This is the entry for November 15 taken from the Dominican liturgical year, La Liturgie Dominicaine, written by R.P. Mortier, D.D.B. (Lille-Bruges, 1924).
St. Albert was from Swabia. He was a great lord through his origins, but the title of great comes to him because of his marvelous knowledge. He was called the Philosopher. Entering the Dominican Order at a young age, under Master Jordan of Saxony, St. Albert studied in Cologne. There he also learned to live in perfect love for God. He who despises the things of the earth in order to give all of himself to Him who is.
Having become a teacher, St. Albert astonished the world with the acuteness of his genius. In Cologne and in Paris, he was the first among the masters, so much so that the hall of the St. James convent where he taught in Paris was too small. Thus, he was obliged to satisfy his huge audience and give his lessons in the public square. The square was named after him and still bears his name today: Place Maubert or Maître Albert.
St. Albert assimilated the philosophy of Aristotle into university teaching. This assimilitation was modest at the beginning because Aristotle was suspected by many of teaching false doctrines. But St. Albert had formed a student brother in Cologne and brought him to Paris, a brother who would break down all barriers, baptize Aristotle and, using his principles adapted to the Christian Faith, build the marvelous monument which is called the Summa Theologica. This student was Brother Thomas Aquinas.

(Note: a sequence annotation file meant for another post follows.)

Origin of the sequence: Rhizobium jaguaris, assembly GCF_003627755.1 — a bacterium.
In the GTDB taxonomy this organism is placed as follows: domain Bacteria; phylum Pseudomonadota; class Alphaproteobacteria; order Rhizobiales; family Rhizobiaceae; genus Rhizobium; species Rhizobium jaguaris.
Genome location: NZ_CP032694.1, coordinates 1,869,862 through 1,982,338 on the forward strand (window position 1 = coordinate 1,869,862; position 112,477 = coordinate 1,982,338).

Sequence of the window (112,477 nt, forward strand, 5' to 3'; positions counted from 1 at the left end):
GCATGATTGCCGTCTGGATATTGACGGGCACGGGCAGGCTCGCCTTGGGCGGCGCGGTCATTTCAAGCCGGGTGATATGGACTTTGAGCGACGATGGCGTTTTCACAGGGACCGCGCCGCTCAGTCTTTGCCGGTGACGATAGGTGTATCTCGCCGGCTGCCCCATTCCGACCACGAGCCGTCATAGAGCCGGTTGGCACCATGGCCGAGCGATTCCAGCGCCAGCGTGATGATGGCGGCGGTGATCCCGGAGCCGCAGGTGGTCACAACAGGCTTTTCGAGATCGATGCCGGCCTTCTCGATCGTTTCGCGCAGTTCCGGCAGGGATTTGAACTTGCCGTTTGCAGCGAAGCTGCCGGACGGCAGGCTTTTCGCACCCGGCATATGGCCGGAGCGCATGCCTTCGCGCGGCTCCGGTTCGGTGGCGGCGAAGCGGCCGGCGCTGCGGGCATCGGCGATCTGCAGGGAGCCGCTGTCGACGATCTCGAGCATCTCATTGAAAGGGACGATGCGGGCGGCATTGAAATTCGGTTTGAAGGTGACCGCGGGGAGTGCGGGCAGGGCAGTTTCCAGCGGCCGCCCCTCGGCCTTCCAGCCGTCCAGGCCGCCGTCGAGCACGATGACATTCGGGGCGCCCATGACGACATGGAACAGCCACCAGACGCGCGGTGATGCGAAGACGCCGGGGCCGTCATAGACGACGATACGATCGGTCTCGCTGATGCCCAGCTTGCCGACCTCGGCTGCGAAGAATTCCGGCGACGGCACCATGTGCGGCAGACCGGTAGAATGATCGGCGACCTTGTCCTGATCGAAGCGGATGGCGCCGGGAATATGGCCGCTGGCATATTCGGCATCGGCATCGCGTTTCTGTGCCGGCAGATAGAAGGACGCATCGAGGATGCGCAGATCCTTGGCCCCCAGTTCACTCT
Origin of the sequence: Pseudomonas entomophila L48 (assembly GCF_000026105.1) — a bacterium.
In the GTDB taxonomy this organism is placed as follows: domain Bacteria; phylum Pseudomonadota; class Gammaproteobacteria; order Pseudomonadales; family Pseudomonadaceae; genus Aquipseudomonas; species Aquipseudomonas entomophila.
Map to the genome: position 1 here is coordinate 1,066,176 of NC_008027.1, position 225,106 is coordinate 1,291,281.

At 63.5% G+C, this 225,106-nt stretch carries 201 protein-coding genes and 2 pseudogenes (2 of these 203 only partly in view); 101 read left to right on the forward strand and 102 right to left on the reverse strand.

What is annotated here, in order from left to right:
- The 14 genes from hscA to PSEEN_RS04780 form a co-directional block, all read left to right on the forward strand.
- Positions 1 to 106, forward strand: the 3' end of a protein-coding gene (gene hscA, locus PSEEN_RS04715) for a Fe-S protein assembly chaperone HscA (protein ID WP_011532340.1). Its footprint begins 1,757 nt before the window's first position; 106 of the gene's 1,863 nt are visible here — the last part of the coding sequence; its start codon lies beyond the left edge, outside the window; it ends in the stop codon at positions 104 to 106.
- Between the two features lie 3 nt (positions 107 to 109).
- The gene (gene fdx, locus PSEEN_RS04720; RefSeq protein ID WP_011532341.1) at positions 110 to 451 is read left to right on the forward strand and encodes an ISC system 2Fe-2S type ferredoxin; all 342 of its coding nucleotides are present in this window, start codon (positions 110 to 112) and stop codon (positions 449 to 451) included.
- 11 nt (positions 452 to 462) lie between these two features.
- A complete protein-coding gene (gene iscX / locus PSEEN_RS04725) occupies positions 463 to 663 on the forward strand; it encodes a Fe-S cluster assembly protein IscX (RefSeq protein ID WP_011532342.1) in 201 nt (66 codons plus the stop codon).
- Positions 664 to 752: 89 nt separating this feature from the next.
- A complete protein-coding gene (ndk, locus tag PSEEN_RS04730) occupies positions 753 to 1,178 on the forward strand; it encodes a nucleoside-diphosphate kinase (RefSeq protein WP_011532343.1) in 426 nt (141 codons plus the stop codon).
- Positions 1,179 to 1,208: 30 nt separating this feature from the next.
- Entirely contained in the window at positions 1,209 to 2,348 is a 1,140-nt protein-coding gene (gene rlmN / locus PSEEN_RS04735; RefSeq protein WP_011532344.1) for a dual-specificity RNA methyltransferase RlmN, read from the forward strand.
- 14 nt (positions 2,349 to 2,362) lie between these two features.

St. Albert had an intuition about the genius of this disciple whose doctrine was going to surpass his own; but in his saintly soul there was only pure joy in forming such a doctor for the Order and for the Church.
Urban IV removed St. Albert from his chair of Master to raise him to the episcopate in 1260. He was named Bishop of Ratisbonne, but this honor did not please him very much. St. Albert was above all a man of study. He resigned after three years and returned to Cologne to be among the students. At 83, he was still teaching.
He died at the age of 87, in 1280. He was predeceased by his beloved disciple, St. Thomas Aquinas. St. Albert had even come to Paris, despite his great age, to defend Thomas's doctrine there. St. Albert's tomb is in Cologne, in the crypt of St. Andrew's Church.